- The Washington Times - Monday, June 25, 2018

Author and “Dilbert” cartoonist Scott Adams says President Trump’s critics may scare him into the voting booth this year.

The author of “Win Bigly: Persuasion in a World Where Facts Don’t Matter” took to social media on Sunday to discuss why he might vote for the first time. The reason: Democrats are “coming for you next” if Republicans lose control of Congress.

“The left has made it clear that this is personal now,” Mr. Adams told his large fan base on YouTube. “This is citizen to citizen. Probably the safest thing you can do if you’re a Republican is to help get out the vote because it’s going to be a dangerous place around here if the president gets impeached. I’m not wrong about that, right? Impeachment is the point where the risk of something snapping is pretty high.”

Mr. Adams, whose “Dilbert” cartoon runs in over 2,000 newspapers around the world, added to his popularity during the 2016 election season by being one of the first commentators to predict Mr. Trump’s electoral success.

SEE ALSO: Scott Adams: Donald Trump’s critics running out of ‘trap doors’ to explain good news

“If president Trump gets impeached while his performance is similar to what it is now … that’s a dangerous situation,” the author added. “I’m actually considering voting for the first time, and I wouldn’t even be voting for candidates. I would just be voting for a side. I would just say ‘Republican’ — and I’m not a Republican. It’s not even about policy [or] anything. It would be about pure self-defense because I would want the safest situation for the country. Here’s the ‘Get Out The Vote’ slogan that I think is the strongest for Republicans: ‘They’re coming for you next.’ You know it’s true. They are coming for you next. If you want to be safe, then you want to keep the system in tact as long as possible.”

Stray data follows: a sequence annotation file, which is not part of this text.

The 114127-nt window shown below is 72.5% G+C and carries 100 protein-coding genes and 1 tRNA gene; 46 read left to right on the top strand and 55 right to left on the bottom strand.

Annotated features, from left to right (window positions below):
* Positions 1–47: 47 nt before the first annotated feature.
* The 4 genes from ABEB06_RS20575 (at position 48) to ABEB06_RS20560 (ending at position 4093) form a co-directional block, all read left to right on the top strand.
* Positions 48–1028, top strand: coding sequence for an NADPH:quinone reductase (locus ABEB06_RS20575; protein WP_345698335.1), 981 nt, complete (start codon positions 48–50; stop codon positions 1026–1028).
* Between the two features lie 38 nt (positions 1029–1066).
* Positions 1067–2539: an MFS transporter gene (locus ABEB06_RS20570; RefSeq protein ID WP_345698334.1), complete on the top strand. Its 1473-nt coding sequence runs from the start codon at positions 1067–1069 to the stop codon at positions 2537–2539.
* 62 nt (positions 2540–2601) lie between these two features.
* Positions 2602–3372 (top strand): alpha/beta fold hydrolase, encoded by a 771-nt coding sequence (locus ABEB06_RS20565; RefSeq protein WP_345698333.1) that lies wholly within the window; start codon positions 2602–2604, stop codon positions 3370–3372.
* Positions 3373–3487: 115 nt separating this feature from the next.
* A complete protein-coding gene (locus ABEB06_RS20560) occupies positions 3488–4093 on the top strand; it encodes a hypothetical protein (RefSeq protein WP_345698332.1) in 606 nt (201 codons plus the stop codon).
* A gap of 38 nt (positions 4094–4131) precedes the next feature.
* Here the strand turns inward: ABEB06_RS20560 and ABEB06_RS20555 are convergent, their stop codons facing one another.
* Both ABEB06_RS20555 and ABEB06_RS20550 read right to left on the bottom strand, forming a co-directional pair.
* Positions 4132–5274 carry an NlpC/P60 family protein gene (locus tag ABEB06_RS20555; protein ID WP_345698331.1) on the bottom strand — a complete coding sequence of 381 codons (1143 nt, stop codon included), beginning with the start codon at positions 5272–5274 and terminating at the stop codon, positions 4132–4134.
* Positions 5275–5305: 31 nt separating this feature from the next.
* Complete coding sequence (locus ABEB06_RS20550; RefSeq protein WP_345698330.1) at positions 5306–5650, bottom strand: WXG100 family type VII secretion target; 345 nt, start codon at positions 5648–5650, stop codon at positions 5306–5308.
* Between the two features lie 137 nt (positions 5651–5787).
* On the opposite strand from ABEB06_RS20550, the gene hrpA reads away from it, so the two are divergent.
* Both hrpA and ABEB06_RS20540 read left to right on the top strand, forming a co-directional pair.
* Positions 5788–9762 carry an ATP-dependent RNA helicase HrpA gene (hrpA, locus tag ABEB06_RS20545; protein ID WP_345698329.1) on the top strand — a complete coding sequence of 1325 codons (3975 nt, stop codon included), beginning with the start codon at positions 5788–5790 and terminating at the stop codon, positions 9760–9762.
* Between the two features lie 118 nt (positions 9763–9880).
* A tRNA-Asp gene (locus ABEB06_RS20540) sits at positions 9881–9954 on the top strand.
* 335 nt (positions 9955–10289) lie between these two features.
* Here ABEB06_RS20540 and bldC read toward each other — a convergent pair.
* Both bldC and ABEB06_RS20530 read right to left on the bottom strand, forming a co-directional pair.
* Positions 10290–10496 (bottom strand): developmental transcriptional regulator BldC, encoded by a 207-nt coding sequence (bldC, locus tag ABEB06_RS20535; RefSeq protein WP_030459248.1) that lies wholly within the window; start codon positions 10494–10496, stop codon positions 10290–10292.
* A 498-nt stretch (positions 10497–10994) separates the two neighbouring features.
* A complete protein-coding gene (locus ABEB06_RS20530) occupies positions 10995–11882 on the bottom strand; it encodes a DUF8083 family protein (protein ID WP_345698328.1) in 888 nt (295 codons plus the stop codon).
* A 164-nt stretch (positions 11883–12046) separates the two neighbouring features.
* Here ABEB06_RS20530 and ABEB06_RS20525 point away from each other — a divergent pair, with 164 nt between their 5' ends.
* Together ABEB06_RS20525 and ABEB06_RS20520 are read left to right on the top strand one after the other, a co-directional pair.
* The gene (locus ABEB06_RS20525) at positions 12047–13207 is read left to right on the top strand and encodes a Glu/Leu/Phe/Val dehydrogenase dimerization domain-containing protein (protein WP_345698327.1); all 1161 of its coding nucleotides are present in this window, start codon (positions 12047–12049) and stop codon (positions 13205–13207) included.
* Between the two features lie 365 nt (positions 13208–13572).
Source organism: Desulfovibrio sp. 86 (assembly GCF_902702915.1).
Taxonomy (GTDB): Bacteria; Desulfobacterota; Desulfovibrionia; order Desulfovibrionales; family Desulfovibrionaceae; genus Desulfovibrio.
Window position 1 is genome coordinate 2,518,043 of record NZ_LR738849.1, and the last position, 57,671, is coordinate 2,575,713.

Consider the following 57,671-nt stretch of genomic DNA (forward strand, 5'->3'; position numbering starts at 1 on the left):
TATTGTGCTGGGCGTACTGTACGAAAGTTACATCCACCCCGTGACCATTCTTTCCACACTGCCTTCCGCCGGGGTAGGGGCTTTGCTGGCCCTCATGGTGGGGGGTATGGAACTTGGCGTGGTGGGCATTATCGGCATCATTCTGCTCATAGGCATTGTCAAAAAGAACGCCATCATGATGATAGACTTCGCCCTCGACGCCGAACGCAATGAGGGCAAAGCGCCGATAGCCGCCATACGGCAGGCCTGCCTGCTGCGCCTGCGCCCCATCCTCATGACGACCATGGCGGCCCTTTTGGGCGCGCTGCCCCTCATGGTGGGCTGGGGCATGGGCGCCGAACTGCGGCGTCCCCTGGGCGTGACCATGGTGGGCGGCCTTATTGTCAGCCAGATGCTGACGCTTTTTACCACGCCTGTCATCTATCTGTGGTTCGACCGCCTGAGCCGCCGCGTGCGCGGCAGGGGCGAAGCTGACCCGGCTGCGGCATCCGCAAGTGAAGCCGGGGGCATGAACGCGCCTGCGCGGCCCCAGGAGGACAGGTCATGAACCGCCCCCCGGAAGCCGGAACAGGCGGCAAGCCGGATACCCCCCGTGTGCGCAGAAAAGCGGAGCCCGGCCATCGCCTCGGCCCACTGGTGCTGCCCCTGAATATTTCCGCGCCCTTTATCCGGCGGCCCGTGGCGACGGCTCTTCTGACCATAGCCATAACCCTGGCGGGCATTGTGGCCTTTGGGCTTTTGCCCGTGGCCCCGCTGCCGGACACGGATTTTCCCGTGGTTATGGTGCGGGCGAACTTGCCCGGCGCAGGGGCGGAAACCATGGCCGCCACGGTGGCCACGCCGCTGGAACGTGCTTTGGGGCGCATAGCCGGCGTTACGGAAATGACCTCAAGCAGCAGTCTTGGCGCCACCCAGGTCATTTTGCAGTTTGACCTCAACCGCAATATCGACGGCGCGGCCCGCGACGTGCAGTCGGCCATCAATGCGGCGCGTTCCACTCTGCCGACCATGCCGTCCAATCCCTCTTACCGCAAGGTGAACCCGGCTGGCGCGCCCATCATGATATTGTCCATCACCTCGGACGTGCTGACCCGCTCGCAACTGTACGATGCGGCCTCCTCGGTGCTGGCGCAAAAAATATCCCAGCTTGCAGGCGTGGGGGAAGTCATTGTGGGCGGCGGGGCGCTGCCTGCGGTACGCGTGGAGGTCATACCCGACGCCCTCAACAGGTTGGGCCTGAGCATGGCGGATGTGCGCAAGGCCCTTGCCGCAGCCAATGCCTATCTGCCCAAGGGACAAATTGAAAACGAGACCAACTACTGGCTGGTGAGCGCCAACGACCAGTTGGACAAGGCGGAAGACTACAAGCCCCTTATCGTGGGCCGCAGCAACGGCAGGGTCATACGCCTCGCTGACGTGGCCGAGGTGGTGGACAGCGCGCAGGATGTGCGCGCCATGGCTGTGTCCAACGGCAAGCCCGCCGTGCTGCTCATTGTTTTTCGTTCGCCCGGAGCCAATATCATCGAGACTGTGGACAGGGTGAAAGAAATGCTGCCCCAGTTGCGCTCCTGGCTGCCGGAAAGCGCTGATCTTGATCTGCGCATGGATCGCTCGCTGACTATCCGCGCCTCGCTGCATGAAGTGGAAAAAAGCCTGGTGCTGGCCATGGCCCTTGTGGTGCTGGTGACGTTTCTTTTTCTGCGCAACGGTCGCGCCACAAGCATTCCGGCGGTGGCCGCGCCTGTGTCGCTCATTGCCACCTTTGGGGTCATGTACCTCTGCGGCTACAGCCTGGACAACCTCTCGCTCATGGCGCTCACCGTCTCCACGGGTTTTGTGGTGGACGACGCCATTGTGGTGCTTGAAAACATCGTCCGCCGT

Mr. Adams recently recently said that Mr. Trump’s successful summit with North Korean leader Kim Jong-un would probably increase cognitive dissonance among the former’s most ardent critics.

“[Critics are] going to be talking in this weird, speculative, imaginary ways about things that have gone wrong or could go wrong,” Mr. Adams said in video uploaded to Twitter on June 12. “They don’t have a good trap door — not one they can just walk out. They have to conjure up an imaginary door just to get out of the room in their head, and I think it’s going to cause a tremendous amount of distress.”

• Douglas Ernst can be reached at dernst@washingtontimes.com.

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